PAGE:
Samuel O. Thier, M.D.,* † is professor of medicine and professor of health care policy at Harvard Medical School. He was president and CEO of Partners HealthCare System from 1996-2002. From 1994-1997 he was president of the Massachusetts General Hospital, and was Brandeis University’s president during the previous three years. He served six years as president of the IOM, the National Academies and eleven years as chairman of the Department of Internal Medicine at Yale University School of Medicine, where he was sterling professor. Dr. Thier is an authority on internal medicine and kidney disease and is also known for his expertise in national health policy, medical education and biomedical research. Born in New York, he attended Cornell University and received his medical degree from the State University of New York at Syracuse in 1960. He served on the medical staff of Massachusetts General Hospital, as an intern, resident, chief resident in medicine and chief of the renal unit, and held a faculty appointment at Harvard. Prior to joining the faculty of Yale in 1975, he was professor and
vice chairman of the Department of Medicine at the University of Pennsylvania. He has received several honorary degrees and the UC Medal of the University of California, San Francisco. He has served as president of the American Federation of Clinical Research and chairman of the American Board of Internal Medicine and is a master of the American College of Physicians, a fellow of the American Academy of Arts and Sciences, and a member of the American Philosophical Society. Dr. Thier is a director of Charles River Laboratories, Inc., the Commonwealth Fund (Chairman), Federal Reserve Bank of Boston, and Merck & Co., Inc., and a member of the Board of Overseers of TIAA-CREF and the Board of Overseers of Cornell University Medical College.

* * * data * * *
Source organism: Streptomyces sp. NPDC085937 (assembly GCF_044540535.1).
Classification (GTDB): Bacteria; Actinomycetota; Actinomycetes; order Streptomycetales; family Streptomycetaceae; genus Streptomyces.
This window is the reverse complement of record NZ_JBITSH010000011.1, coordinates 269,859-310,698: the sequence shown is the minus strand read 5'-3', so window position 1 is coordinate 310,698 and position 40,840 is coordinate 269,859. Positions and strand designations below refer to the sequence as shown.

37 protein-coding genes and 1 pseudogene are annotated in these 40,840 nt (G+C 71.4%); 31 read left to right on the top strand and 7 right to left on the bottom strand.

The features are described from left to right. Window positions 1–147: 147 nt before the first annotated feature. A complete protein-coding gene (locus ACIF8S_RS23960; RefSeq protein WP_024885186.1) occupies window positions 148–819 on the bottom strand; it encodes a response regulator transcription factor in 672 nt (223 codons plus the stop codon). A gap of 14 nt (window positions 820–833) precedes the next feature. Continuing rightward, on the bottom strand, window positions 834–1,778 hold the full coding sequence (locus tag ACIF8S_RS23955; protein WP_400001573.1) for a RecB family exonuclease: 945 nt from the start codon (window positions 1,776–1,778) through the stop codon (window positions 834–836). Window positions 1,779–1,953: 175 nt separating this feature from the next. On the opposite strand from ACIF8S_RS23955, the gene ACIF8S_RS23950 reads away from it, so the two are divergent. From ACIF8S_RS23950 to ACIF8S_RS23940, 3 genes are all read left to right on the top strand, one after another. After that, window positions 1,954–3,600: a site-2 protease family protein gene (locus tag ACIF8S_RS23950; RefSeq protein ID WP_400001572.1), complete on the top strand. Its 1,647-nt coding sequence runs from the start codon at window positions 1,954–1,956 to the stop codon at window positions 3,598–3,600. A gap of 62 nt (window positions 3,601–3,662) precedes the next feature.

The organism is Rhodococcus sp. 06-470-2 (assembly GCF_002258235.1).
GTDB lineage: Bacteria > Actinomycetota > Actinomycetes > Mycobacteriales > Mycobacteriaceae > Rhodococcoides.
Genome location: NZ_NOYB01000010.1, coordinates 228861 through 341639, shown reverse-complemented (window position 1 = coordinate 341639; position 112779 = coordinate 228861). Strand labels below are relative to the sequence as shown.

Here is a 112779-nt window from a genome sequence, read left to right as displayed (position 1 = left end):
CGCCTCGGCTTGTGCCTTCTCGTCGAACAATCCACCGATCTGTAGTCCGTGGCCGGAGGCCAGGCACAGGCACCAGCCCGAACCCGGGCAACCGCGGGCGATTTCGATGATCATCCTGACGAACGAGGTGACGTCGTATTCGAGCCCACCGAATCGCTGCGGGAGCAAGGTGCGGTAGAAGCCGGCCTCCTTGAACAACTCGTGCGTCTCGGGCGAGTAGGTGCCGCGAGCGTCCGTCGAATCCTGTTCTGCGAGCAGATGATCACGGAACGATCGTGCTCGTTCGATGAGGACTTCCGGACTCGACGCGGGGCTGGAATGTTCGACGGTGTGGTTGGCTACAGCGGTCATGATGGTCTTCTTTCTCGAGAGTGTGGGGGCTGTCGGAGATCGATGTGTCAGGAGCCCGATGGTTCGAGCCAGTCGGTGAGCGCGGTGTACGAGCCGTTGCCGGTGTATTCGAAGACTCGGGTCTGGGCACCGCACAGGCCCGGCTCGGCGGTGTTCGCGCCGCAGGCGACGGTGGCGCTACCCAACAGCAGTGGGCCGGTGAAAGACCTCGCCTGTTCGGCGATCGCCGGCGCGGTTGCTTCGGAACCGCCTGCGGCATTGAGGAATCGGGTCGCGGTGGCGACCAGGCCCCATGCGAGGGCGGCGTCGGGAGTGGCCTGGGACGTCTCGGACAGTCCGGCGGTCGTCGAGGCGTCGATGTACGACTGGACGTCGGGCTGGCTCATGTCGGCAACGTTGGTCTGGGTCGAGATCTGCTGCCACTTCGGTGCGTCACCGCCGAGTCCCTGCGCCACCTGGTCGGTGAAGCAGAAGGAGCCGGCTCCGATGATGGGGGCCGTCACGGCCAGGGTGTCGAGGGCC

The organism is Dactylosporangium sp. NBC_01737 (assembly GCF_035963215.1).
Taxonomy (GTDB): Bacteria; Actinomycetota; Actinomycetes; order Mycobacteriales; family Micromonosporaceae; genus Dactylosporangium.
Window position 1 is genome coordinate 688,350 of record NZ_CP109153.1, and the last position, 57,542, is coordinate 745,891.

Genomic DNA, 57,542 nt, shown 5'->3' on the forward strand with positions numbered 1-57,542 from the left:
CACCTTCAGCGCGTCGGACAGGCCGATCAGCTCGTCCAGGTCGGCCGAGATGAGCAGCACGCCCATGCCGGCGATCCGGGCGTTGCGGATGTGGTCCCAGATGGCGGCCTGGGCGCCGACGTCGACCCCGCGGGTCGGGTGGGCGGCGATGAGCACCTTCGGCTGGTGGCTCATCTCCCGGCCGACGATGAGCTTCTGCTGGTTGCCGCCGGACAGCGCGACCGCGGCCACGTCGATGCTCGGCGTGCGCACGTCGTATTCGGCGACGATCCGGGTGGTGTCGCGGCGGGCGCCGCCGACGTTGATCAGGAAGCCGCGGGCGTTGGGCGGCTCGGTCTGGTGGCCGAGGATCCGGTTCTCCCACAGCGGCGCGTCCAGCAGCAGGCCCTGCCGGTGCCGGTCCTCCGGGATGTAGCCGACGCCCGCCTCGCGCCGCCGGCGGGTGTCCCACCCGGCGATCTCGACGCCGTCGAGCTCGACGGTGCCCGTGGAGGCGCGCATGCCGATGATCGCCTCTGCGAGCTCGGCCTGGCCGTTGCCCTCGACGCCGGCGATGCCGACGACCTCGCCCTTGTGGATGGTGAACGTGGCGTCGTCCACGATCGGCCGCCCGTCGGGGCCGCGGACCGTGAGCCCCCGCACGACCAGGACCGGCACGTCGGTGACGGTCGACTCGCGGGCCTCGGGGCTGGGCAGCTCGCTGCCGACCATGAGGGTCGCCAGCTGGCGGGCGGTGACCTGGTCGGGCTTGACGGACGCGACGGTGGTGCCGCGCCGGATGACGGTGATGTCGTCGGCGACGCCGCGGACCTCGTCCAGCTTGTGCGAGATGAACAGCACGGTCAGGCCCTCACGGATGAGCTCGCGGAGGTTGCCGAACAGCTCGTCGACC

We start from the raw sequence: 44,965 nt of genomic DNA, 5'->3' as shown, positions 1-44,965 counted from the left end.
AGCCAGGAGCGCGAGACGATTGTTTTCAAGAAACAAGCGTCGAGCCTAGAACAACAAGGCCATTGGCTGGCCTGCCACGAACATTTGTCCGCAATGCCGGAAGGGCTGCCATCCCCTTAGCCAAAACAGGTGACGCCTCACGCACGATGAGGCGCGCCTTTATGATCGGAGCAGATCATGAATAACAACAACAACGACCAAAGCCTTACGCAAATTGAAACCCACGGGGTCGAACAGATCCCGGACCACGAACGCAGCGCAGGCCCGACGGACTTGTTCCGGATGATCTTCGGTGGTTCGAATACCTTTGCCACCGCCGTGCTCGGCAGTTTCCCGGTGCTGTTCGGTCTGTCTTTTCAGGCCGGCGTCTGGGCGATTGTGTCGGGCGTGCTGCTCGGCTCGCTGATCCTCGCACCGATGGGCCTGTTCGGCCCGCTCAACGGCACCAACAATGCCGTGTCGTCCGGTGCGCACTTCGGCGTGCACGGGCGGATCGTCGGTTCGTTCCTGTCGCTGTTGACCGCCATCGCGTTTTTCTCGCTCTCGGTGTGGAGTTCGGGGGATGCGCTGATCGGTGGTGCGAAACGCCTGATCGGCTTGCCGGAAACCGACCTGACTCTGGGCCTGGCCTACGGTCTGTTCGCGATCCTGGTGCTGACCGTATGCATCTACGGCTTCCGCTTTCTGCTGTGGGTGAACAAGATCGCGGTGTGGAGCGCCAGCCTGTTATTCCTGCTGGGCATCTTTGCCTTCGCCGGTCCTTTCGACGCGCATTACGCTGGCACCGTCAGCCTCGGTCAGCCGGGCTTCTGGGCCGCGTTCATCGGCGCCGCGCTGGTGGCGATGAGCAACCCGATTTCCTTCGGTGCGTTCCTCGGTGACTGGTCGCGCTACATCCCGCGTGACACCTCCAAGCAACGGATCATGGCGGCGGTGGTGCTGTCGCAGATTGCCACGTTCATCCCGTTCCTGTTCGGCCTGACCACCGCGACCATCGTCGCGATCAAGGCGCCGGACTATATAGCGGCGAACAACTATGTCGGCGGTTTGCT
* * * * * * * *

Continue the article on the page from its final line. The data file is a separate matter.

Paul J. Wallace, M.D.,† is executive director of Kaiser Permanente Care Management Institute (CMI), Oakland, California, and serves on Kaiser Permanente’s Interregional New Technologies, Guidelines, Research and Diversity committees. Dr. Wallace is a member of the National Advisory Council for AHRQ, a member of the Committee on Performance Measurement for the National Committee for Quality Assurance, and a board member for the Disease Management Association of America. Previously, he was the director for the Clinical Practice Guidelines Program at the Northwest Region Permanente Medical Group, Portland, Oregon, and clinical oncology studies investigator at the Center for Health Research, Kaiser Permanente Northwest Region.
Dr. Wallace is board certified in internal medicine and hematology, and practiced for several years within the Northwest Permanente Medical Group. He combines past experiences in academic medicine and clinical medical oncology and hematology practice with work in quality improvement, especially in the areas of guideline development and evaluation of emerging medical technologies. He has conducted extensive research in these areas and published several articles. He participates in both national and community professional associations. A graduate of Drake University, Dr. Wallace holds an M.D. from the College of Medicine, University of Iowa.